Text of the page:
But that’s besides the point: this is in Reaktor. And because it’s in Reaktor, you can pick it apart from the outside in and see how it works. And you can combine it with other Reaktor stuff, and then run the result as a plug-in. That’s something unique – ever wondered what a granular patch would sound like routed through some Buchla effects, for instance?
Does it sound any good? Yes – enough so that colleagues who have spent considerable time on Buchla hardware say they appreciate it. It certainly replicates the control layout and basic ideas of the Buchla, even if it has its own unique sound.
There’s one major downside of Reaktor: all the patching is hidden in the structure. That’s pretty weird if you’re use to patching on the front panel, as on hardware (and software emulations). But it will be familiar to Reaktor users, and it means the control layout on the Buchla is clean – even if there’s some tension behind the way the Buchla was conceived and how it works here.
In version 2, you get some significant updates – starting most importantly with clock sync:
External clock. Any gate in or clock out can be synced to external input, and the 266t Chronikler gets a clock output. Now you can sync to DAWs – or, if you like, stuff like VCV Rack.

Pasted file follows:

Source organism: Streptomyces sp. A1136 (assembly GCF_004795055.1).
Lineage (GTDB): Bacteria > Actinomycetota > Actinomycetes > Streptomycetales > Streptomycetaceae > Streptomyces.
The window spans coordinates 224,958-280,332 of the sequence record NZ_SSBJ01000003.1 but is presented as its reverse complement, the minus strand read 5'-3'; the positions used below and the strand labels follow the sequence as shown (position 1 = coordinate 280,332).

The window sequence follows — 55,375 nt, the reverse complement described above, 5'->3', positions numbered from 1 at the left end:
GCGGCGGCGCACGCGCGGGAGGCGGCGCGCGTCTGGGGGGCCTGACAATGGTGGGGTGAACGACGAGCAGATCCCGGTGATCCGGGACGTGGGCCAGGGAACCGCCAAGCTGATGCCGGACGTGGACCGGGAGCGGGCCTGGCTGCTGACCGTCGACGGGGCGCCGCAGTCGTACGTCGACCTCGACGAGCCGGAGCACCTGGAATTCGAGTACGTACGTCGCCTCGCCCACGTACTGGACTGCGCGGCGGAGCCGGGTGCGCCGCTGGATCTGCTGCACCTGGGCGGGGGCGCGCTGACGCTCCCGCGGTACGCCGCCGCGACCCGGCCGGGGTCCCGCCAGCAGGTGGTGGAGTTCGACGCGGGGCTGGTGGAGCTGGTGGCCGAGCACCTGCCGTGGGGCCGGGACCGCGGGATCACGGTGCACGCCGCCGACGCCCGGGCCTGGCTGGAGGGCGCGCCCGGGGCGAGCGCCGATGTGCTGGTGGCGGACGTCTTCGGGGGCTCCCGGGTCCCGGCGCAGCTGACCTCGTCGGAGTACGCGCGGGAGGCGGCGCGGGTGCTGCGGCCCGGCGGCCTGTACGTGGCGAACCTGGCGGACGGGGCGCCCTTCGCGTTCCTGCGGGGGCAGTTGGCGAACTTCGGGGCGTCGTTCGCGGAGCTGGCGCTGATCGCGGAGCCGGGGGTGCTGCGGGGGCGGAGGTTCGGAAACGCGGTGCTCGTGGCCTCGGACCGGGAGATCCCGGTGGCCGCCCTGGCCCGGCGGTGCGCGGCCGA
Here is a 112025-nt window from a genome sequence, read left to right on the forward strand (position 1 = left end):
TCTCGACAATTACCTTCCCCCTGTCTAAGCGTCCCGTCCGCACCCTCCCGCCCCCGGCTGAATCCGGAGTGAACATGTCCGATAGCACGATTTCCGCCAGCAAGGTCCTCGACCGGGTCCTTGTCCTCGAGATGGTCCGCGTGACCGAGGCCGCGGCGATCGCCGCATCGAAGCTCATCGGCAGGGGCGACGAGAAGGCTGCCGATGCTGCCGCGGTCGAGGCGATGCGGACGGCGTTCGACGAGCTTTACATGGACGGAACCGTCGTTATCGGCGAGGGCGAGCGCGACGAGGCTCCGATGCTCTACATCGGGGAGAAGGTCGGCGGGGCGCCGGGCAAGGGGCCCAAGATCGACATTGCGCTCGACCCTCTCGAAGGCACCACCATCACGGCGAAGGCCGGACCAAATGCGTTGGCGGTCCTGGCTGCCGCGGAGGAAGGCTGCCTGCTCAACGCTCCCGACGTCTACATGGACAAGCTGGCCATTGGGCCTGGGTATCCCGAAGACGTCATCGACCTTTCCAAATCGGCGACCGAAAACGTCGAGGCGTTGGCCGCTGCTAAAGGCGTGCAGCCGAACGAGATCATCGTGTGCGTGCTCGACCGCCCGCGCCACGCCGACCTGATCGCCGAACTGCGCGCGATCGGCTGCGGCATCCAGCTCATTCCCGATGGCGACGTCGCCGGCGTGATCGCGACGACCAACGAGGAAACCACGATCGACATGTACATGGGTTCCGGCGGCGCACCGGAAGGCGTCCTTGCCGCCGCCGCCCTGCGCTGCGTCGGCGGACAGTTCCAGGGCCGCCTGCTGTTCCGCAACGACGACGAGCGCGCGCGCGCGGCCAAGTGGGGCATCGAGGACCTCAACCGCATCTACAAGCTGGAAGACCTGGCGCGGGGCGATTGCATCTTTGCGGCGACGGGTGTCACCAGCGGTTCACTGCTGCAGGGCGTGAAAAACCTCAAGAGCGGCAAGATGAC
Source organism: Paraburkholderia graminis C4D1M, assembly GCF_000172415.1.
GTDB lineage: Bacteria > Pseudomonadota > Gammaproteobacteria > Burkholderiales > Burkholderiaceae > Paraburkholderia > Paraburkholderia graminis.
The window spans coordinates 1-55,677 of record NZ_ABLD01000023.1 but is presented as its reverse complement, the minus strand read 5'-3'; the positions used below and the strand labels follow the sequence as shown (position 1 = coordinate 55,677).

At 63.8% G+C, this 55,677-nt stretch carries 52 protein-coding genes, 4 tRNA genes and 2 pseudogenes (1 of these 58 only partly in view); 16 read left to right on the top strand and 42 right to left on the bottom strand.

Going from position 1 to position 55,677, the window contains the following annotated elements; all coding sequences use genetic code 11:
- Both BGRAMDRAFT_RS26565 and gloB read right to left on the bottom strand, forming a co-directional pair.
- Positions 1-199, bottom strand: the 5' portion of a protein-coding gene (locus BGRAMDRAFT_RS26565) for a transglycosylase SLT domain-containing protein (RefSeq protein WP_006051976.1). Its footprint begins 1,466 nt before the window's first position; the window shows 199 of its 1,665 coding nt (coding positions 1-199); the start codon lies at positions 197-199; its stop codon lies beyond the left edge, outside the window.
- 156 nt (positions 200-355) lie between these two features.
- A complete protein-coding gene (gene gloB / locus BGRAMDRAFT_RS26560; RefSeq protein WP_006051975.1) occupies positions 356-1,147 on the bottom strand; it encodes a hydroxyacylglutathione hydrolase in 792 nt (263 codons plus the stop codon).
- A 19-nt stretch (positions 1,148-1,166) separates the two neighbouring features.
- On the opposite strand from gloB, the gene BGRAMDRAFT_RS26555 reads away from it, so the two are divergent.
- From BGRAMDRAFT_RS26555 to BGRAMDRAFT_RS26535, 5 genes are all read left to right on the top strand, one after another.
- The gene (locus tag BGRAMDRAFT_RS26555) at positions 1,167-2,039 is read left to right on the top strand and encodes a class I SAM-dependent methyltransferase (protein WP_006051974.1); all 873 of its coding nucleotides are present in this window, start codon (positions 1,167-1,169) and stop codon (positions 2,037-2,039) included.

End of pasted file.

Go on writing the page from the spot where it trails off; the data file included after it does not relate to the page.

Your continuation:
Lemur control works both ways. The popular iPad and Android controller app now gets parameters back from Cloudlab, so it responds in realtime.
More noise. Noise sources on the 266t Noise module now include -3 Pink, Flat, and +3 White noise. If this makes you swoon as it does me, then you’re definitely a synth nerd. (Flat is labeled “Buchlesque,” a word I hope to now apply in completely inappropriate situations…)
Easier on the CPU. You’ll still want a hefty processor, but this version promises to be more stable and efficient, says the developer.
More modules. 227t Output interface & 248t Multiple Sequential Generator.
Be sure to make a donation if you like this.
It’s also wonderful to see these ideas spreading. From efforts like this to the rising stardom of people like Kaitlyn Aurelia Smith, it’s now not uncommon to meet aspiring musicians on the street who know the name Buchla. That’s a sea change from a few short years ago, when people might know the name “Moog” (and pronounce in a way that rhymes with a sound a cow makes), and referred to all computer production simply by “Pro Tools.” Now, they’re very likely to start lecturing you on their thoughts on West Coast versus East Coast synthesis or tell you what oscillator module their favorite producer just started raving about.
And that’s relevant here, too. It means Reaktor can help spread the viral interest in esoteric synthesis. And that means Native Instruments customers are likely to want to do more than just dial up presets. And certainly as the Buchla brand and other lesser-known names catch up with the giants like Roland, Moog, and KORG, we’re seeing synth lovers willing to look to hardware and software from a greater variety of models.